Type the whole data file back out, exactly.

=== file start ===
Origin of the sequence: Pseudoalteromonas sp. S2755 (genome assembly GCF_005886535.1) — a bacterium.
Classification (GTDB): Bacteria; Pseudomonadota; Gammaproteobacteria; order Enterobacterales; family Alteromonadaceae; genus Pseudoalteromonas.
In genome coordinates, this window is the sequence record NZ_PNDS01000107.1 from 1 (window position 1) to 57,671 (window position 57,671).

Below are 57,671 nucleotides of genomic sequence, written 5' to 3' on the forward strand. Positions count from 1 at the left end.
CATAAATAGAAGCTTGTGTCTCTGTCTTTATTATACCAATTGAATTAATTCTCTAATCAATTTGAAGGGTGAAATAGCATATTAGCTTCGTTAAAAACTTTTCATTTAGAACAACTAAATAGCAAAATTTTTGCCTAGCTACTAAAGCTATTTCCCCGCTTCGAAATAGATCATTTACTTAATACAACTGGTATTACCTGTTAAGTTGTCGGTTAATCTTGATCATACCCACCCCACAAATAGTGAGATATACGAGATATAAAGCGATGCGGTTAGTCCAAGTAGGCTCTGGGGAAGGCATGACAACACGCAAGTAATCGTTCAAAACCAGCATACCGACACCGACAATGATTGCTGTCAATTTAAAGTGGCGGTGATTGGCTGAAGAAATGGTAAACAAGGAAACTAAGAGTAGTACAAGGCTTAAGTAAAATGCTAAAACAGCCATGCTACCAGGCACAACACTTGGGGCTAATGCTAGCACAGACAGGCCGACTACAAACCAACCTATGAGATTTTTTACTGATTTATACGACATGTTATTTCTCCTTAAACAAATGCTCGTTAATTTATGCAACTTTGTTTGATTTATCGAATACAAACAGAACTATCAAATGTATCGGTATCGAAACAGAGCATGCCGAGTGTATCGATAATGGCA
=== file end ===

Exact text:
Origin of the sequence: Pseudoalteromonas sp. S2755 (genome assembly GCF_005886535.1) — a bacterium.
Classification (GTDB): Bacteria; Pseudomonadota; Gammaproteobacteria; order Enterobacterales; family Alteromonadaceae; genus Pseudoalteromonas.
In genome coordinates, this window is the sequence record NZ_PNDS01000107.1 from 1 (window position 1) to 57,671 (window position 57,671).

Below are 57,671 nucleotides of genomic sequence, written 5' to 3' on the forward strand. Positions count from 1 at the left end.
CATAAATAGAAGCTTGTGTCTCTGTCTTTATTATACCAATTGAATTAATTCTCTAATCAATTTGAAGGGTGAAATAGCATATTAGCTTCGTTAAAAACTTTTCATTTAGAACAACTAAATAGCAAAATTTTTGCCTAGCTACTAAAGCTATTTCCCCGCTTCGAAATAGATCATTTACTTAATACAACTGGTATTACCTGTTAAGTTGTCGGTTAATCTTGATCATACCCACCCCACAAATAGTGAGATATACGAGATATAAAGCGATGCGGTTAGTCCAAGTAGGCTCTGGGGAAGGCATGACAACACGCAAGTAATCGTTCAAAACCAGCATACCGACACCGACAATGATTGCTGTCAATTTAAAGTGGCGGTGATTGGCTGAAGAAATGGTAAACAAGGAAACTAAGAGTAGTACAAGGCTTAAGTAAAATGCTAAAACAGCCATGCTACCAGGCACAACACTTGGGGCTAATGCTAGCACAGACAGGCCGACTACAAACCAACCTATGAGATTTTTTACTGATTTATACGACATGTTATTTCTCCTTAAACAAATGCTCGTTAATTTATGCAACTTTGTTTGATTTATCGAATACAAACAGAACTATCAAATGTATCGGTATCGAAACAGAGCATGCCGAGTGTATCGATAATGGCA